After World War I, Poale Zion published several pamphlets in Yiddish and a Yiddish journal Undzer Veg.[6] Kaplansky collaborated with the Independent Labour Party in setting up the Vienna International of socialist parties.[10]

By 1928, the World Union of Poalei Zion claimed to have 1,000 members in the United Kingdom.[13] World PZ leader Dov Hoz was based in the UK in 1928, and set about reviving and re-organising Poale Zion (Great Britain), including inspiring PZ members to become more active in the mainstream Labour Party.[14] Young Poale Zion was launched in Bethnal Green in 1928, by Sam Dreen.[15]

Poale Zion and Dov Hoz played a crucial role in the Whitechapel and St Georges by-election, 1930, swinging the Jewish vote behind the non-Jewish Labour candidate, James Henry Hall, rather than the Jewish Liberal candidate Barnett Janner.[16]

In the 1940s, Poale Zion (Great Britain) claimed a membership of nearly 2,000.[6]

After the Holocaust[edit]

Poale Zion played a role in the formation of Labour Friends of Israel in 1957,[6][17] and continues to work with them.

Leading members of the movement have included Maurice Orbach MP;[18][19] Samuel Fisher, Baron Fisher of Camden.;[20] Leo Abse, who set up the Cardiff branch in 1948;[21] Mary Mikardo[22] and Ian Mikardo;[23] Simon Pinner and his son Hayim Pinner, who was president of the youth wing and editor in the 1960s of its paper Jewish Vanguard;[24] the brothers Leslie and Harold Lever (Leslie served as chair);[25] Percy Sassoon Gourgey, the chair 1964-67;[26] Sidney Goldberg, General Secretary at the time of the 1967 Arab-Israeli war;[27] Eric Moonman MP, chair in the 1970s;[28] Reginald Freeson, who was the political secretary of Poale Zion and editor of its journal Vanguard in the late 1980s/early 1990s.[26]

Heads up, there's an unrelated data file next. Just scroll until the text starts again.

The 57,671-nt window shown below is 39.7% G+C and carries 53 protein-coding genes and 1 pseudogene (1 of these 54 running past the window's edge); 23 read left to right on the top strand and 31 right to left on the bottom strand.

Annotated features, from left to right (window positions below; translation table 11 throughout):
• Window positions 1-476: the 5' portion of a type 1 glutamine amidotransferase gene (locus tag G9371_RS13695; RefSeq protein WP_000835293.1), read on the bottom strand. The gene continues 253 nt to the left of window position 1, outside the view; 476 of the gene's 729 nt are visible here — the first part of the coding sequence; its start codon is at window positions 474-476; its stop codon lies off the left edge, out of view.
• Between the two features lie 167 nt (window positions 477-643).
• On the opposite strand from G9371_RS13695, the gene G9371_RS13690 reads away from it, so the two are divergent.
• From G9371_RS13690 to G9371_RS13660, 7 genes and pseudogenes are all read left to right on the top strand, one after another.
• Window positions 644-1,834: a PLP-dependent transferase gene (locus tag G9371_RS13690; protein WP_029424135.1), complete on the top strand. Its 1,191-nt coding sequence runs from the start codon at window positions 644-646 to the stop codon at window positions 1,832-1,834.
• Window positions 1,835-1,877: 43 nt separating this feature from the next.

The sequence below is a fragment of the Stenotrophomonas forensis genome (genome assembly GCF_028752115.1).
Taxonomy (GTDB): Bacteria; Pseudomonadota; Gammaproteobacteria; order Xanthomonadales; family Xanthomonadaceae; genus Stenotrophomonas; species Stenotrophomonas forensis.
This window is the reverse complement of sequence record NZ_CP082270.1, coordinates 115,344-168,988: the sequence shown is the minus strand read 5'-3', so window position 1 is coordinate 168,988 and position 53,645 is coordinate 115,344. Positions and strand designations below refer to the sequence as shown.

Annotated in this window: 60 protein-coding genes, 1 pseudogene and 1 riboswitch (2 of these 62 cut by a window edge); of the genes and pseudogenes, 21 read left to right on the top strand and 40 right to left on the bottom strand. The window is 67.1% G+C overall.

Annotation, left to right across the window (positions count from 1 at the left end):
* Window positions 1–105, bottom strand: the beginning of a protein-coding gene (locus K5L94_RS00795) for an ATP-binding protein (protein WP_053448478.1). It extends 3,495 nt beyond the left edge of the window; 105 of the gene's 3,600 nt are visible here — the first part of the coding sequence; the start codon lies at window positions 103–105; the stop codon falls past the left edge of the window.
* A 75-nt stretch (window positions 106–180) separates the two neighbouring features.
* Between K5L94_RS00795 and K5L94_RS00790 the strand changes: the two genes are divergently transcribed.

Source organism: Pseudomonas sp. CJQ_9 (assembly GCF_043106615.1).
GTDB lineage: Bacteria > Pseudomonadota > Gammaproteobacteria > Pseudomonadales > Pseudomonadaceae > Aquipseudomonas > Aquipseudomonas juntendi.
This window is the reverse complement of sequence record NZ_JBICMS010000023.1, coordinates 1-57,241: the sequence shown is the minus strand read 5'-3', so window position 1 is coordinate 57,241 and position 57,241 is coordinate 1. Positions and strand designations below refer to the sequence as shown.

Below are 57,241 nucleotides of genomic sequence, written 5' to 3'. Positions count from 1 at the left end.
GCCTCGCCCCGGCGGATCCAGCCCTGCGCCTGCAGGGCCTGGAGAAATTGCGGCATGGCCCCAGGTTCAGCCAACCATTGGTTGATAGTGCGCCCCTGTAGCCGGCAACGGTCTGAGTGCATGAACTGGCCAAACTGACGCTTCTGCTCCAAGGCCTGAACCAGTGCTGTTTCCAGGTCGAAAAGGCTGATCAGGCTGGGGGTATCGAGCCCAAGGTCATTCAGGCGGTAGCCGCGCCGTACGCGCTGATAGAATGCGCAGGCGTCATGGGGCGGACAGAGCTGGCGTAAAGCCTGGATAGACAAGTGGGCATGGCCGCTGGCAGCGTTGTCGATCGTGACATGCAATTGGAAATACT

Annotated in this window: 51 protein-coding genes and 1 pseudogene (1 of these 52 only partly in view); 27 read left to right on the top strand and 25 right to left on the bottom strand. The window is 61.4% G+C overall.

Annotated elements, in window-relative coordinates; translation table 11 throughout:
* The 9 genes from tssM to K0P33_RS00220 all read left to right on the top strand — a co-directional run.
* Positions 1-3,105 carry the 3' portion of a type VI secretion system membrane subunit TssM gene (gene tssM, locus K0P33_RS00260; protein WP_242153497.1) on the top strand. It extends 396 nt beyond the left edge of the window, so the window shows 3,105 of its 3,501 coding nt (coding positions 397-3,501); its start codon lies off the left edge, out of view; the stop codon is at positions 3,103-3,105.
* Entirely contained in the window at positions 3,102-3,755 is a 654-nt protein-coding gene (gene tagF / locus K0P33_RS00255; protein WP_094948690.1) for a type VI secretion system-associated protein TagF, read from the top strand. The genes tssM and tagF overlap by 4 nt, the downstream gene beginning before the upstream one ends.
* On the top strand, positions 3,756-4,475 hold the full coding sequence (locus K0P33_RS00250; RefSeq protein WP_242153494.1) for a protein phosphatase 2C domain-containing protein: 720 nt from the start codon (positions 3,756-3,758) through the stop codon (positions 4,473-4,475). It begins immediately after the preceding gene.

Before the Arab-Israeli war of 1967, Poale Zion represented the dominant pro-Zionist view within the British Labour Party. However, as the left became increasingly anti-Zionist, relations with the left of the party were increasingly tense. For instance, in April 1983 women members of Poale Zion were prevented by Ken Livingstone from attending an International Women's Day seminar at the Greater London Council's County Hall,[29] and in 1984 efforts were made to force it to disaffiliate from the party.[30]

In June 1982, Poale Zion formed a Scottish branch with the MP for East Kilbride, Maurice Miller, becoming its chair.[31] In the mid-1980s, PZ still claimed a paper membership of 2,000.[32]

As Jewish Labour Movement[edit]

Poale Zion (Great Britain) was relaunched as the Jewish Labour Movement (JLM) in 2004.

There were JLM speakers at the official commemorations of the Battle of Cable Street on its 75th[33] and 80th[34] anniversaries.

In the 2015 Labour Party leadership election, JLM nominated Yvette Cooper.[35]